Ezer Mizion’s Mental Health Division hosted a seminar to train mentors and coaches. The seminar was geared for new staff members who recently joined the division as part of the mentoring and coaching staff. The goal of the event was to give the new workers knowledge and practical tools to assist them in their important and challenging task of supporting people struggling with mental illness.
Mentoring and coaching support services are provided by Ezer Mizion to people who are coping with mental illness and need help and guidance in achieving the ability to function well within the community. The service is administered on a one-on-one basis, and is based on a connection fostered between the mentor and the client, a bond founded on trust and mutual respect. The mentor/coach follows a personal rehabilitation plan that is planned designed together with the client in order to help him actualize his personal goals and progress towards independent functioning in the community. The objective is to improve the person’s quality of life and expand his level of satisfaction with his situation.
The training seminar was the product of a collaborative effort of professionals at Ezer Mizion’s Mental Health Division and representatives of the Rehabilitation Package at the Health Ministry-Tel Aviv region: Ms. Sara Kriel, Regional Rehab Coordinator, and Ms. Racheli Stern, Vice-coordinator for the Tel Aviv region. The representatives took a significant and active part in conveying the seminar subject matter, such as: Which services are included in the Rehabilitation Package, the roles of a mentor/coach, putting limits on the rehabilitative bond, the vision of recovery from mental illness, social stigmas, and more.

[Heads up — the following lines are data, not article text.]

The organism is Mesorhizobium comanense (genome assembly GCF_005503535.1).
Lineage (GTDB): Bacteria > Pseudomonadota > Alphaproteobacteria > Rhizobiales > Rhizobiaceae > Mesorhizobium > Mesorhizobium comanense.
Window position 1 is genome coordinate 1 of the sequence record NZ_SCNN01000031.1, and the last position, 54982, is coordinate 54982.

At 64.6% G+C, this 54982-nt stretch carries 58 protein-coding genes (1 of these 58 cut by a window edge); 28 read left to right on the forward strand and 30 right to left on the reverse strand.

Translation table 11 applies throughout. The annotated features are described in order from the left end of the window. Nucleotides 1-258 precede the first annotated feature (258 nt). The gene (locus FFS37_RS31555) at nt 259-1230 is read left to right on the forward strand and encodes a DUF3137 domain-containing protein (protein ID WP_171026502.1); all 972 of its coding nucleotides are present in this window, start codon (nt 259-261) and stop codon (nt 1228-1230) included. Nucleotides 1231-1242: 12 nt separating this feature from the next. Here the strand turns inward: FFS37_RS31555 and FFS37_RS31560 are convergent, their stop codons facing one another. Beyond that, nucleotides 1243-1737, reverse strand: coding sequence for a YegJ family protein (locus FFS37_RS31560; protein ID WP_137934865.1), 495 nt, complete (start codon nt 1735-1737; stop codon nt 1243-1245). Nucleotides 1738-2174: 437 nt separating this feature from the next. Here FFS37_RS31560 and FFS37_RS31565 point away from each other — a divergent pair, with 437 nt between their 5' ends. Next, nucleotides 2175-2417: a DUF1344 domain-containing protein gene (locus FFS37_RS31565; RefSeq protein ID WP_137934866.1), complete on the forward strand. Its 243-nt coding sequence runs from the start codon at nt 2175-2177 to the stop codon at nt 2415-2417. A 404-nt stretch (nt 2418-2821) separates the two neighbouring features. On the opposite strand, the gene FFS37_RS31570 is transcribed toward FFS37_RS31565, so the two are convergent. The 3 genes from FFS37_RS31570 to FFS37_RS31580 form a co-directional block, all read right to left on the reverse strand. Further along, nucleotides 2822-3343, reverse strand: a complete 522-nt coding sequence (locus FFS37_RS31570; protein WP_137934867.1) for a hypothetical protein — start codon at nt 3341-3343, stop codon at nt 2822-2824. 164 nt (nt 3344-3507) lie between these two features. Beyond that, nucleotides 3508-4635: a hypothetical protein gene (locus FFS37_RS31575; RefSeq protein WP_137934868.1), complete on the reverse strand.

The program opened with warm greetings from Rabbi Chananya Chollak, International Chairman of Ezer Mizion, who emphasized the importance of their work and the crucial role they play when they form a bond with people in crisis, who so desperately need a guiding hand and a listening ear.
Next, the participants split into smaller groups to discuss topics related to rehabilitative work on the field and the rehabilitative bond, following a work-sheet with guiding questions. The groups also analyzed a case presented by a veteran mentor, who spoke about the rehabilitative process experienced by the client she has been working with over the past three years. The case description powerfully illustrated the importance of a meaningful relationship in the life of a person struggling with mental illness.
A genuine bond of this kind enables the person to actualize his personal goals and helps him foster hope and faith in his abilities. Gradually and with great sensitivity, the mentor can walk his client towards realization of his personal potential and actualization of his hopes and dreams. The case description was very moving and endowed the other participants in the discussion with strength, optimism, and practical tools to use in their challenging work.
Thank you to all the people who worked and contributed to the success of this important event.